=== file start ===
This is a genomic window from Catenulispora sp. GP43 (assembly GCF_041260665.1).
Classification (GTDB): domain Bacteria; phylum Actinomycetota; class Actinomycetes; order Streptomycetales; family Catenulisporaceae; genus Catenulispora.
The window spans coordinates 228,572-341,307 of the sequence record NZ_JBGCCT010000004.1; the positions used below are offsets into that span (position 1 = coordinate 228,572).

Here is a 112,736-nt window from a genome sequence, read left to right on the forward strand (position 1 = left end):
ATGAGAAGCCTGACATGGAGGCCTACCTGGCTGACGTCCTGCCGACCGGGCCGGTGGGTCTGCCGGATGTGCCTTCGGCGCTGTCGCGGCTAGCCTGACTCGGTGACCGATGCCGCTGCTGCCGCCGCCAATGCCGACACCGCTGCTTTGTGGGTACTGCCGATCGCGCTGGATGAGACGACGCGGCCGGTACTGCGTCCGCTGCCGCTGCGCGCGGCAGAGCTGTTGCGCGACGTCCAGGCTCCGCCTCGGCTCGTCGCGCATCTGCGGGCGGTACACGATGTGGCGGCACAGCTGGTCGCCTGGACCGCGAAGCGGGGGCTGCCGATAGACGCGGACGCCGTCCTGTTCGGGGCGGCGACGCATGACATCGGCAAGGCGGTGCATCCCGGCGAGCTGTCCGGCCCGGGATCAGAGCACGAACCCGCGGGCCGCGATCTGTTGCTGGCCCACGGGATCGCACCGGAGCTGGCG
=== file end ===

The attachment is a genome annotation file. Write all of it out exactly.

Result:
This is a genomic window from Catenulispora sp. GP43 (assembly GCF_041260665.1).
Classification (GTDB): domain Bacteria; phylum Actinomycetota; class Actinomycetes; order Streptomycetales; family Catenulisporaceae; genus Catenulispora.
The window spans coordinates 228,572-341,307 of the sequence record NZ_JBGCCT010000004.1; the positions used below are offsets into that span (position 1 = coordinate 228,572).

Here is a 112,736-nt window from a genome sequence, read left to right on the forward strand (position 1 = left end):
ATGAGAAGCCTGACATGGAGGCCTACCTGGCTGACGTCCTGCCGACCGGGCCGGTGGGTCTGCCGGATGTGCCTTCGGCGCTGTCGCGGCTAGCCTGACTCGGTGACCGATGCCGCTGCTGCCGCCGCCAATGCCGACACCGCTGCTTTGTGGGTACTGCCGATCGCGCTGGATGAGACGACGCGGCCGGTACTGCGTCCGCTGCCGCTGCGCGCGGCAGAGCTGTTGCGCGACGTCCAGGCTCCGCCTCGGCTCGTCGCGCATCTGCGGGCGGTACACGATGTGGCGGCACAGCTGGTCGCCTGGACCGCGAAGCGGGGGCTGCCGATAGACGCGGACGCCGTCCTGTTCGGGGCGGCGACGCATGACATCGGCAAGGCGGTGCATCCCGGCGAGCTGTCCGGCCCGGGATCAGAGCACGAACCCGCGGGCCGCGATCTGTTGCTGGCCCACGGGATCGCACCGGAGCTGGCG